A big turning point came when Escher traveled to Spain and Italy in the early 20th century. At first, he was captivated by the beautiful Italian landscape, but after touring a 14th-century Moorish castle he started to shift his entire approach to art. Escher made sketches of the tile work and the beautiful tessellated patterns he saw then started to apply that patterning to his work. The great leap that he took, however, was introducing representational imagery to the patterns and having figures that shifted through the piece. In his metamorphosis piece, we see patterns of birds that become cubes that turn into a landscape then chess pieces. It is a little bit surreal, almost like an exquisite corpse drawing as seemingly unrelated images flow from one into the next but with an added layer of complexity because of the patterning. 

As always you can find images of the works we discussed at www.whoartedpocast.com

While you are at the website, cast your vote in this week's matchups for the Arts Madness tournament.

Vote for Round 2 of Arts Madness here.

If you would like to support the show, I recently partnered with Ko-Fi to be able to accept donations to cover the costs of production. You can buy me a coffee at https://ko-fi.com/whoarted Because I do not want disruptive ads and I put nothing behind a paywall, listener donations are my only means of defraying the costs. I greatly appreciate your support.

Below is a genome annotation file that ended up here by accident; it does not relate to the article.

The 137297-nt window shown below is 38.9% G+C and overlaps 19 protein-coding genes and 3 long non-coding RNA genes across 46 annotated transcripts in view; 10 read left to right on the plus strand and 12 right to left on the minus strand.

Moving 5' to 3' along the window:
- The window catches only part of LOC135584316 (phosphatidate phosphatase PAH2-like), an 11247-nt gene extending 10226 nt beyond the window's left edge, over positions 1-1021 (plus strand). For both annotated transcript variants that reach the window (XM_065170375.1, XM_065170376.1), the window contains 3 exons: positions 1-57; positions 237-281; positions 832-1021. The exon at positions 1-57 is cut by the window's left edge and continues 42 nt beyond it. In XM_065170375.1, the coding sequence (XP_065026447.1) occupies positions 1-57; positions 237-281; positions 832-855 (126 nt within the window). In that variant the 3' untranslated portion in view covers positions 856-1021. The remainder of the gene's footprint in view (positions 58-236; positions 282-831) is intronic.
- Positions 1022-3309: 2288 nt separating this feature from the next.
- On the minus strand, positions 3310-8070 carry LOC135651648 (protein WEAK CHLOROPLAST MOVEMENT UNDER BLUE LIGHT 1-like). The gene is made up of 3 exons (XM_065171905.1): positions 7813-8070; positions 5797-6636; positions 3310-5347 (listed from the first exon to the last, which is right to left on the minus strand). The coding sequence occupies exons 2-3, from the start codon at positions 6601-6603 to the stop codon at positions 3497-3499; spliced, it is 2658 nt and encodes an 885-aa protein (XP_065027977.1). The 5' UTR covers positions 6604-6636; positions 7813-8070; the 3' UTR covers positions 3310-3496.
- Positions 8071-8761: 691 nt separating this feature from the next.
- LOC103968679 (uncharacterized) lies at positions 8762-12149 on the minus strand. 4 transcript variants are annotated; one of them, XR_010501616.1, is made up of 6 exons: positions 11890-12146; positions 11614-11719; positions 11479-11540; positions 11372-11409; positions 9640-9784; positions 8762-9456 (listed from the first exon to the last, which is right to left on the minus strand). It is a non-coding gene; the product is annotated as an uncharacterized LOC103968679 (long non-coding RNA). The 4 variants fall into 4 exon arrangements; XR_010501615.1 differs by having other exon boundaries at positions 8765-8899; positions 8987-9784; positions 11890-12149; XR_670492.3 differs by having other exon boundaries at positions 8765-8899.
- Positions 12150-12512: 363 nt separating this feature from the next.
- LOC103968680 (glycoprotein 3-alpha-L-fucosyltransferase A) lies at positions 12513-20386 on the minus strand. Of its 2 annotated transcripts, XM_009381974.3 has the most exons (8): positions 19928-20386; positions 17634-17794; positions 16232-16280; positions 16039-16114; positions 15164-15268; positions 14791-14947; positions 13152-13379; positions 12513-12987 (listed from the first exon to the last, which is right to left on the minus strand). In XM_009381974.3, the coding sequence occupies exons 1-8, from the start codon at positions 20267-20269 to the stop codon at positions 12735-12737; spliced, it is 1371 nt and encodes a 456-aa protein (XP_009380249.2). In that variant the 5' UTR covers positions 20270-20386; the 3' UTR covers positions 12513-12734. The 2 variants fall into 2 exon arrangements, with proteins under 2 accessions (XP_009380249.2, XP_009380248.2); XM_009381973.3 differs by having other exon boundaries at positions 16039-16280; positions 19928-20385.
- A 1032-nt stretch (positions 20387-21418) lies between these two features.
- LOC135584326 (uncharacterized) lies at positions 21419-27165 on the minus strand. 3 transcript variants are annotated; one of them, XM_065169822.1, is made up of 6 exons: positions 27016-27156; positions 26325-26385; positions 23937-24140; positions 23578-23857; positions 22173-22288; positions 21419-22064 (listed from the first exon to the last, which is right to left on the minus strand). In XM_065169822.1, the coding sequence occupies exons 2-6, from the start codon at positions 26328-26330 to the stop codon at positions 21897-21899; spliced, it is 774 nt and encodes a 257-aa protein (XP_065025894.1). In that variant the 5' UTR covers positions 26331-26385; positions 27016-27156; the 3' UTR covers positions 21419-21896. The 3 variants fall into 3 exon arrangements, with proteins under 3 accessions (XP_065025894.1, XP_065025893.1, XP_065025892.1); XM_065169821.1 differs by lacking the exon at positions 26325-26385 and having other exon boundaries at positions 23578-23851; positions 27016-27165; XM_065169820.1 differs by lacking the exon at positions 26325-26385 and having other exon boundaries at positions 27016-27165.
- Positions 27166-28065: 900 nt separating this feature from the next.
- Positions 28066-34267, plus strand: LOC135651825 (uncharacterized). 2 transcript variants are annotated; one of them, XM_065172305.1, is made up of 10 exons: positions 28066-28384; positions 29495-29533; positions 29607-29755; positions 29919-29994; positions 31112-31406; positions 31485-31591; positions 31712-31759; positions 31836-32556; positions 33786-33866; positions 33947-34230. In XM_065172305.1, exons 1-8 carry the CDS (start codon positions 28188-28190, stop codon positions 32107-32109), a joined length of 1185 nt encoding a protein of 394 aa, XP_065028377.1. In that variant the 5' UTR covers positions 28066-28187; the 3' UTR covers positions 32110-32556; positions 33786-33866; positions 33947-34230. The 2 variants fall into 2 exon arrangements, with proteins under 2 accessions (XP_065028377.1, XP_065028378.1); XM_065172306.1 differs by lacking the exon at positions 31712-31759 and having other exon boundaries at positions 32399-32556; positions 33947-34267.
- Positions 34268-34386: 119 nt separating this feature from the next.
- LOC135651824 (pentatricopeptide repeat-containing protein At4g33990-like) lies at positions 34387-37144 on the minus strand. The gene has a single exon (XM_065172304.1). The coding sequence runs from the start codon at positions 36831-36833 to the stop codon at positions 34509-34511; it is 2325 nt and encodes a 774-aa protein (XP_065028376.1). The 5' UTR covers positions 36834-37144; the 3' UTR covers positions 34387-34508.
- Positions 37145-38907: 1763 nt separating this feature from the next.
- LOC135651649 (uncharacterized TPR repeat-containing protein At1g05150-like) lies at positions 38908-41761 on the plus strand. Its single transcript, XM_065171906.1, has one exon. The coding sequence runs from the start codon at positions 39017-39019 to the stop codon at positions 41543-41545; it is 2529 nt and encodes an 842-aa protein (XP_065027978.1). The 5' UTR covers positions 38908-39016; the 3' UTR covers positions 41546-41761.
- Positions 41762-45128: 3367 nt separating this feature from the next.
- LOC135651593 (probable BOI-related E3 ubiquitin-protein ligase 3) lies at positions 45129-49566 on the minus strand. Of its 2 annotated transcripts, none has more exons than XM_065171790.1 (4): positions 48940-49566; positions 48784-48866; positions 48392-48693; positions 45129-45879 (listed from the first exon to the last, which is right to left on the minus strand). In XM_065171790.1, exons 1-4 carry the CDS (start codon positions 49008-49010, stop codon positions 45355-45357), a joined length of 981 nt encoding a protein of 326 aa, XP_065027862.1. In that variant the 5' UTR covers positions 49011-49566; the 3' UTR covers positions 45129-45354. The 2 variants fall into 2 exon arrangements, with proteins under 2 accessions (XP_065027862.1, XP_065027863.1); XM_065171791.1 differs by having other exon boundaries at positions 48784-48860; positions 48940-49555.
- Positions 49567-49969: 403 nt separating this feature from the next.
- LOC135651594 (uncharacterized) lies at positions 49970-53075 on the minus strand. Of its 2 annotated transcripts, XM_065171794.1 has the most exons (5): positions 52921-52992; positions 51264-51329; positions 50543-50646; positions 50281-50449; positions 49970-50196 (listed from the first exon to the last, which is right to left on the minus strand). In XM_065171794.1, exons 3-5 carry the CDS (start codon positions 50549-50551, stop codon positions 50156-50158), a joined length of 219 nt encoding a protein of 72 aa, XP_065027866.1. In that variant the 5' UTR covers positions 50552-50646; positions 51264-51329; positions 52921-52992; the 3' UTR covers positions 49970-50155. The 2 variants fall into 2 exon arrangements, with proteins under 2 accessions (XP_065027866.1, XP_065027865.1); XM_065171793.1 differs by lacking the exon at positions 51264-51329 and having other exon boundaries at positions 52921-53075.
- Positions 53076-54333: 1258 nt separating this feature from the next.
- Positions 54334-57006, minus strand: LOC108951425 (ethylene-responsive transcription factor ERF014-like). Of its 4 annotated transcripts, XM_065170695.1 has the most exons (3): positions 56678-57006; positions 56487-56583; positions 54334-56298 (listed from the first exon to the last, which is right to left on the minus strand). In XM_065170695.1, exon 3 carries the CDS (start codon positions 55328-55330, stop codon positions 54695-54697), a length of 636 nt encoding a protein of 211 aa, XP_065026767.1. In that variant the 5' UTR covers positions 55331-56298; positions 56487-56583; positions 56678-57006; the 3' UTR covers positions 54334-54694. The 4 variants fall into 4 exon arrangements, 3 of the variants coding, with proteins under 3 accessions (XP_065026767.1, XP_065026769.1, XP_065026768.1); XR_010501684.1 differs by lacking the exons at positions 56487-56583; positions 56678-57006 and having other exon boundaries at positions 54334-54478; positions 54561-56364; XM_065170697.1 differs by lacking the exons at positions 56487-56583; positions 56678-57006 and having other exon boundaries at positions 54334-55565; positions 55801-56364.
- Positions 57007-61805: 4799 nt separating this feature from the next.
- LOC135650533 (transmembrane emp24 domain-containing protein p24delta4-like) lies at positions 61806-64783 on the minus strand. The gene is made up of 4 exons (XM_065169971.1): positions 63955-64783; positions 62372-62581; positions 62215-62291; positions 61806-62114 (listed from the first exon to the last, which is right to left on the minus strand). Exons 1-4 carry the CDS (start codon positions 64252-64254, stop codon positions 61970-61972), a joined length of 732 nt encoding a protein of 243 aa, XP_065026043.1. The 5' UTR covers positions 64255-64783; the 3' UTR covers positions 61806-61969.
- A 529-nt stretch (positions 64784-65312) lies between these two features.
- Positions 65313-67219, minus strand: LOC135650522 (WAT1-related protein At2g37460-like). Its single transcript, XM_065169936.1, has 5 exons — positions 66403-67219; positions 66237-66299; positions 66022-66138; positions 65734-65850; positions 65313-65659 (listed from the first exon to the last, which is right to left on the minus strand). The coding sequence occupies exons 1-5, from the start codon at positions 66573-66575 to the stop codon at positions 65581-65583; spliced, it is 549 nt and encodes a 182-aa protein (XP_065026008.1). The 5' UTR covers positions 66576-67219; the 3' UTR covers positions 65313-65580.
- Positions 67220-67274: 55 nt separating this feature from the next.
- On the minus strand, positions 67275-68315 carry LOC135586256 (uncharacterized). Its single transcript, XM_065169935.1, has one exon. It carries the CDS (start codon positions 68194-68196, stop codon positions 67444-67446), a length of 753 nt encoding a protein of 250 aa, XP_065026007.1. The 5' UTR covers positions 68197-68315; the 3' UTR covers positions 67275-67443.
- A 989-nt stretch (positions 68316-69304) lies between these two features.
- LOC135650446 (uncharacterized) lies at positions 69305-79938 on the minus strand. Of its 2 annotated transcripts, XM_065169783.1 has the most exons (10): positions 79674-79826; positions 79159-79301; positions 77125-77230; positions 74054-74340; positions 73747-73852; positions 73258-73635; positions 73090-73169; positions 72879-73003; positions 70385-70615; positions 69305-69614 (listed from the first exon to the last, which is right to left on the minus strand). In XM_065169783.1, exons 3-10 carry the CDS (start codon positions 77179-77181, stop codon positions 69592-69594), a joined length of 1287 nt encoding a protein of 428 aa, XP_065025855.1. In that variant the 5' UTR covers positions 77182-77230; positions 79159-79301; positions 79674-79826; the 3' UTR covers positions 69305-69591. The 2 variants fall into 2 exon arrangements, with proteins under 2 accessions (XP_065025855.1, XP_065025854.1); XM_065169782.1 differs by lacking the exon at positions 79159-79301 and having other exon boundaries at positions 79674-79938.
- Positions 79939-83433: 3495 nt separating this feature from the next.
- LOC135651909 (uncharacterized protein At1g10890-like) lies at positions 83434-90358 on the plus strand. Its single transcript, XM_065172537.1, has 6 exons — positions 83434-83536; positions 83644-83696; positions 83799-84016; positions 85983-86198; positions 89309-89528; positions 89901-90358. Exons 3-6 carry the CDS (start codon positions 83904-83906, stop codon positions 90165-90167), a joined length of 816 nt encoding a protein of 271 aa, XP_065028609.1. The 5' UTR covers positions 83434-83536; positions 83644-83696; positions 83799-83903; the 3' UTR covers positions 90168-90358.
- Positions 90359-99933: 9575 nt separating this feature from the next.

Fun Fact Friday - Killer Wallpaper (Encore)

Fun Fact Friday - Killer Wallpaper (Encore)

March 4, 2022

This is an encore presentation of my fun fact Friday mini-episode on killer wallpaper. In one of the more strange but true stories from art history, there was a lovely synthetic green pigment called Scheele's green that became very popular in the victorian era. It was a bold and vivid emerald green produced from copper arsenite and unfortunately, the arsenic could leach out in damp conditions poisoning people in the process. 

This week is the start of my annual Arts Madness tournament. I would love to have as many people as possible join in the fun of judging a diverse collection of artists and works. Over 6 weeks, we will go from 64 great artists down to 1 ultimate Arts Madness champion. More information is on the Arts Madness page of my website.